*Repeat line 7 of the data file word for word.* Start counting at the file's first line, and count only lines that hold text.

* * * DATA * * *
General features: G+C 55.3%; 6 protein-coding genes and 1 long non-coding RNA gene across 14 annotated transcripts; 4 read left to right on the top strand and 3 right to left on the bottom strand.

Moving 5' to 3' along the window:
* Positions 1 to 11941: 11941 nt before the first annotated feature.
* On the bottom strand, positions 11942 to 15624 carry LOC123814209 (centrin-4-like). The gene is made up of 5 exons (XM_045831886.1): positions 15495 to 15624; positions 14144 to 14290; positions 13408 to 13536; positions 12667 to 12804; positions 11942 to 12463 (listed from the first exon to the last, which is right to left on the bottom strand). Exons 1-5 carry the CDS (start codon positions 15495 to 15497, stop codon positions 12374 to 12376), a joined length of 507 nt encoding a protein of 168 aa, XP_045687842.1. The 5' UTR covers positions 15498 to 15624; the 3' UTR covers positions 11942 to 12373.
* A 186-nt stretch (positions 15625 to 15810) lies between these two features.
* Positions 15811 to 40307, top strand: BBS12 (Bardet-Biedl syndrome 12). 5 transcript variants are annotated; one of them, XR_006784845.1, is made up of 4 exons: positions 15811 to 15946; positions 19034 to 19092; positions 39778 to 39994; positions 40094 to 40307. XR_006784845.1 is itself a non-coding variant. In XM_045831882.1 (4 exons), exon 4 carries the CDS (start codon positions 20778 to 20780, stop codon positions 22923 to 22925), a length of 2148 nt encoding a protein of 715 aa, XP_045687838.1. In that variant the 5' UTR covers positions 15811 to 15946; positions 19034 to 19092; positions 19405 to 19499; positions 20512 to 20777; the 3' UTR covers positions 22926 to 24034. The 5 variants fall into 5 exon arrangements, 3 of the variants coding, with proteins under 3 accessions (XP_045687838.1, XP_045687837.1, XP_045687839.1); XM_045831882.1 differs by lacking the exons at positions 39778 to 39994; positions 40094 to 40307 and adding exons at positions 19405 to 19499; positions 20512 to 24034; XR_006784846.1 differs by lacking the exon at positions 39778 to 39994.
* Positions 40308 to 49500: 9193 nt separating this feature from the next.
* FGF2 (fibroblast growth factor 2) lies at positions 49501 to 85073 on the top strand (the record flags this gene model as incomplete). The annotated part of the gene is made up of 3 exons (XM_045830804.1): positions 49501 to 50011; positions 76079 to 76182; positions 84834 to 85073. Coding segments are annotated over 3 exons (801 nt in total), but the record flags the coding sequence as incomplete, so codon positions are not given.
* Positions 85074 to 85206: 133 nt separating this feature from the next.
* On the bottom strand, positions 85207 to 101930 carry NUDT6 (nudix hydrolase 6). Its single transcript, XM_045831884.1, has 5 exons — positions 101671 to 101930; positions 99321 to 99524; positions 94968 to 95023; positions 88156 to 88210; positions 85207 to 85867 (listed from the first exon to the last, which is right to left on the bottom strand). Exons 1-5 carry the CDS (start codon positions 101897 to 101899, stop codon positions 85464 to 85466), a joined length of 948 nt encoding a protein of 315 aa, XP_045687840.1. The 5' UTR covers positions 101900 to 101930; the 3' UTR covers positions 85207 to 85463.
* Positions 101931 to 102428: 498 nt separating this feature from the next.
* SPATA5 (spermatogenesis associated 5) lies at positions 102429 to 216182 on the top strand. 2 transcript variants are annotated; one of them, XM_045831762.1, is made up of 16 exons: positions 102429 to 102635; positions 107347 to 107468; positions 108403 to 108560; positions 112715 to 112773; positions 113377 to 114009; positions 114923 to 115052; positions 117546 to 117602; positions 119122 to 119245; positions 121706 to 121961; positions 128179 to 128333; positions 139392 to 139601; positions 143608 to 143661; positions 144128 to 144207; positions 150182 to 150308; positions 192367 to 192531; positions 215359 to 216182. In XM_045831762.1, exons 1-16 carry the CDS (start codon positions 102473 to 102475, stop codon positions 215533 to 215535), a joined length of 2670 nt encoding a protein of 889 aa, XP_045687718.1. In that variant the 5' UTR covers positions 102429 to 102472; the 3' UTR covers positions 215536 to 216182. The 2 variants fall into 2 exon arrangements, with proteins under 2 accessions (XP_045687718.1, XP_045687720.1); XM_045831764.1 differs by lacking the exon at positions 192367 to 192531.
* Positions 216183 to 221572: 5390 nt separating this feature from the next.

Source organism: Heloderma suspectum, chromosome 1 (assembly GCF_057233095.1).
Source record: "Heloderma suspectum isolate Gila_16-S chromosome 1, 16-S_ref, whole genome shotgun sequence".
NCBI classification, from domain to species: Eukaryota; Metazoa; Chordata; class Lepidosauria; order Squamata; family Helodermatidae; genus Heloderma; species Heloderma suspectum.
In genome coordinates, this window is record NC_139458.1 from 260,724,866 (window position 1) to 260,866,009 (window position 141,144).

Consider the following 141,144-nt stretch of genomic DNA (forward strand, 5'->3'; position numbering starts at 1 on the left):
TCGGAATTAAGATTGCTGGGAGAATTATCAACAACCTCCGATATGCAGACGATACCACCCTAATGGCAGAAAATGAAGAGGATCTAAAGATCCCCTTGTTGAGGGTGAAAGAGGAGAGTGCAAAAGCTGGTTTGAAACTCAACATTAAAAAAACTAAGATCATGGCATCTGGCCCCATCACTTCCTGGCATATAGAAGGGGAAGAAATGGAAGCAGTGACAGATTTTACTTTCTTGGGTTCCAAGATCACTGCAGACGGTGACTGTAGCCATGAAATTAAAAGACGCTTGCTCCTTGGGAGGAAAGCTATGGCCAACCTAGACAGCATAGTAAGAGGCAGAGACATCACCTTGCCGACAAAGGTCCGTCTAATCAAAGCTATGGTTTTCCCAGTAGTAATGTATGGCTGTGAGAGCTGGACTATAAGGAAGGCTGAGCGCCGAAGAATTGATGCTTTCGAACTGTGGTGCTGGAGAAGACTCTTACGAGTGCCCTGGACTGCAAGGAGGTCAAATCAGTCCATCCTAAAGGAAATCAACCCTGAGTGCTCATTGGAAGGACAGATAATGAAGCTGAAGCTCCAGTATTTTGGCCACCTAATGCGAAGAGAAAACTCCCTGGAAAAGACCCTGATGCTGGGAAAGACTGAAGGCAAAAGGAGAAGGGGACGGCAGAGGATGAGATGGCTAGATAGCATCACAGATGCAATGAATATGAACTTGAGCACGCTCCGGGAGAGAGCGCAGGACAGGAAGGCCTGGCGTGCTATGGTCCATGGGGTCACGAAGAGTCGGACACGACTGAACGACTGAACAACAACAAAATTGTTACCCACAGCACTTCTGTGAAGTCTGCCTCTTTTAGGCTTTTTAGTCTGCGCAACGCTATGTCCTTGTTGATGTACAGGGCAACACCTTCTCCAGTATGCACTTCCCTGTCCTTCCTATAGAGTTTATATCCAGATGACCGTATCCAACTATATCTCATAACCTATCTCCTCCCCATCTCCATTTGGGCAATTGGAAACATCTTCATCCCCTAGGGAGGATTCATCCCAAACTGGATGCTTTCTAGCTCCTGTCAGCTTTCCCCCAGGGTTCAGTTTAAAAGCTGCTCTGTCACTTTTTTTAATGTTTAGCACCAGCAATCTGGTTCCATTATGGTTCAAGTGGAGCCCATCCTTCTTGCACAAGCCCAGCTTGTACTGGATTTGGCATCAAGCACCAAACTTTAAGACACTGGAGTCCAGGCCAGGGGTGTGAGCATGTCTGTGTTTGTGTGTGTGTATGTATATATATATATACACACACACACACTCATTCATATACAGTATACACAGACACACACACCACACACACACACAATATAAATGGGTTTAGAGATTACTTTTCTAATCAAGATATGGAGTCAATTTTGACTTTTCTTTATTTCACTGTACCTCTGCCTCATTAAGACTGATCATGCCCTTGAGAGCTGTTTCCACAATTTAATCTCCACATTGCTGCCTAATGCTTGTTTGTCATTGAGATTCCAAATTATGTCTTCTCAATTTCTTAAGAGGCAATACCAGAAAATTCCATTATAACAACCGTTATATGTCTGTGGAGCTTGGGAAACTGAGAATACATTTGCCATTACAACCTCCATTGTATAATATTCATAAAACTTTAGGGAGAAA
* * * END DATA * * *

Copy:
* Positions 40308 to 49500: 9193 nt separating this feature from the next.